Published by Transworld Ireland
I don’t think there are many people of my generation in Ireland, who were once bookish children, who haven’t read Under the Hawthorne Tree. Strangely enough, I’m not one of those who read it at the height of its craze – maybe at the time my interest in it was piqued it was perennially checked out from both the town library and our little classroom one – but it in any case it just happened to pass me by, until a few years later. Considering the phenomenon that it was, it’s surprising; especially when I was partial to other historical fiction written by Irish writers, of which there was a huge trend for at the time.
Learning history through fiction is such a great way to inform children, and Marita Conlon-McKenna taught thousands about the horrors of the Great Irish Famine. She has now turned her hand at writing about the Great Hunger for adults in an ambitious saga set in West Cork, that spans the years of the famine and its terrible toll on the most vulnerable people in society.
The story follows closely a fictionalised account of a real life hero of West Cork, Dr. Daniel Donovan and Mary Sullivan, the matriarch of a family, who is a composite of a great many women from farming families who struggled through, doing what they could for their family to survive. There are also passages from the point of view of the local priest, and Henrietta, Dr. Dan’s wife.
The story opens to the hope and excitement that Daniel O’Connell, the Great Liberator, brought with him on a rally to Skibereen in 1843, and from there charts the devastating potato crop failure, paired with the dire socio-economic climate of farmers and labourers that combined to create one of the most, if not the most, tragic eras in Irish history.
The language used is plain and simple, but that doesn’t distract from the terrible story being told; moreover, the lack of frills and flowery accents drive home the very real, desperate and un-sugar-coated devastation with no embellishments or sensationalisation necessary to put forward the horrific realities of the time. The initial description of the first crop failure, overnight after an apocalyptic-seeming rain shower is heart-stopping.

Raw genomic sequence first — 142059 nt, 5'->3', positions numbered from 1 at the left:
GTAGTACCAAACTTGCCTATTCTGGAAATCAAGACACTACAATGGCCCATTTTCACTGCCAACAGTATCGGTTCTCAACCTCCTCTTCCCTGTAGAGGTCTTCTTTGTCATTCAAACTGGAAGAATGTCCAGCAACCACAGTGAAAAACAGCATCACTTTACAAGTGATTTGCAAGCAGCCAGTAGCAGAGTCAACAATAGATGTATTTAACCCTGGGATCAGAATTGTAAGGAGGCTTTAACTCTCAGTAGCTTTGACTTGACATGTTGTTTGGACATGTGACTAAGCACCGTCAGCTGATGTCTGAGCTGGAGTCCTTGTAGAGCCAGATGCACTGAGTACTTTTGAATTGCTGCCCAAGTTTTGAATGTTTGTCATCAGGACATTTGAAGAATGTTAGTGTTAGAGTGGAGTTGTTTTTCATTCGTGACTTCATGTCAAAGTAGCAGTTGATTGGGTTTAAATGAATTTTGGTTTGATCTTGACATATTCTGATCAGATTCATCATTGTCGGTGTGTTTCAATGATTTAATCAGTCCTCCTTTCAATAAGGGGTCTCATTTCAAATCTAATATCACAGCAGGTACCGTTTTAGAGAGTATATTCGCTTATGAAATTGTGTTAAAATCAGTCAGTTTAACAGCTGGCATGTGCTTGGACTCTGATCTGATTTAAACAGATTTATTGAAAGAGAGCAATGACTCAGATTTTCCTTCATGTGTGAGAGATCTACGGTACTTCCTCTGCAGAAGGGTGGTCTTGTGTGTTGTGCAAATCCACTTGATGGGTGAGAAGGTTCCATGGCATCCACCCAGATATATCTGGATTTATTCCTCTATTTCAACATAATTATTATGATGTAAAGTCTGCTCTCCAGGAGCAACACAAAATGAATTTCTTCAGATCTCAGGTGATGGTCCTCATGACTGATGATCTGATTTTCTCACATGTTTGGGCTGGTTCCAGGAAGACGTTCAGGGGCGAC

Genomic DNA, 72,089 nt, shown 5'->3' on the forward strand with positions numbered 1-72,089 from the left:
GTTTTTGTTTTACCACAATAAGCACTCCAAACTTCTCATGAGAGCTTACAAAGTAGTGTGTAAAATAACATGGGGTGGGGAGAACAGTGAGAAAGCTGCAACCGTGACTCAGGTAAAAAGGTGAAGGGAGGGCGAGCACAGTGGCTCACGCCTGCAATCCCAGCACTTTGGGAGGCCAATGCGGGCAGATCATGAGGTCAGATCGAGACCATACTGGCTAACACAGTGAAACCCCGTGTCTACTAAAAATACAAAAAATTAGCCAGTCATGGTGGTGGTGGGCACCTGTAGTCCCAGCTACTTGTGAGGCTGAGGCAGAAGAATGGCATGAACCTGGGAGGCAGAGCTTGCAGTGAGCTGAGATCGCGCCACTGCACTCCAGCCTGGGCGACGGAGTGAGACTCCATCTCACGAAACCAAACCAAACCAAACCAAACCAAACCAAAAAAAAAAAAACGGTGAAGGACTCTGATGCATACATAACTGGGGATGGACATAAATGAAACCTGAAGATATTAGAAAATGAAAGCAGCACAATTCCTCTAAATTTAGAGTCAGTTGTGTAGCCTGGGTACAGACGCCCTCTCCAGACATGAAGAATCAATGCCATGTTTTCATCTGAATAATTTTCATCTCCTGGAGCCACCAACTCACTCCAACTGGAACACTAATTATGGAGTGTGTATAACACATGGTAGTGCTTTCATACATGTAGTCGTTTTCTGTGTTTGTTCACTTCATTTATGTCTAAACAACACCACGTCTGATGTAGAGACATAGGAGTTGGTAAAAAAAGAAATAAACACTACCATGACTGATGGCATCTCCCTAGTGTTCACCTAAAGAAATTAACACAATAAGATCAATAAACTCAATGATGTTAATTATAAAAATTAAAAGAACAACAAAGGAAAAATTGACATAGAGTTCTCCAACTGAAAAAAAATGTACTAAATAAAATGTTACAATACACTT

Mary was a seamstress before she married, and is resourceful and unashamed of providing for her family. When her husband falls ill from ‘road fever’, while toiling with other men in his situation on a government initiated scheme to provide work for farmers whose crops have failed, she steps up and takes his place without a whimper of self-pity. The road scheme is deplorable; badly paid if the workers are paid on time at all and back-breaking work with nothing much to show for it. The supervisors are largely painted as being uncompassionate to their charges, driving them to illness with an excuse of just doing their jobs.
Dr. Dan is saintly; physician for the workhouse, his calling is to provide for those in need, no questions asked. As well as pulling strings to get newly-homeless, starving families in to the workhouse he is instrumental in setting up a free soup kitchen for those in need of nutrition. Thousands avail. A point that particularly struck me was the fear and stigma of burying the dead without coffins; a young widow takes money from Dan intended to feed her two remaining children and instead uses it to purchase a coffin for her son.
Fiction is a worthy gateway to history. As before with her children’s books, Conlon-McKenna writes an honest, stark reflection of a time that needs to be remembered and learned from, focusing on details like familial and community duties and views of the famine from different angles; those subject to the very worse, those well-meaning and eager to help but looking on from a position of privilege, and from time to time perspectives from shocked visitors to the area, aghast at what they are witnessing, as unbelieving as they were of the nightmare unfolding around their fellow citizens.
Interestingly, the tale even goes so far as to shed some light on the mythologizing Irish-Americans whose ancestors go back to arriving on the coffin ships do to the Ireland of old, and the fierce conservative patriotism some of them possess over their American citizenry. At the time America really was the land of opportunity, especially in contrast to the appalling situation at home. It’s understandable that such descendants would have such fierce loyalty and learned nostalgia, considering the circumstances. The Hungry Road isn’t an easy read. The horror is laid bare and the anger is perceptible. The hopeful beginning, a chapter that is set two years before the famine began, is very sad considering the knowledge of what comes next. But it’s a story that needed to be told.
- Review first published in The Tuam Herald on 12th February, 2020.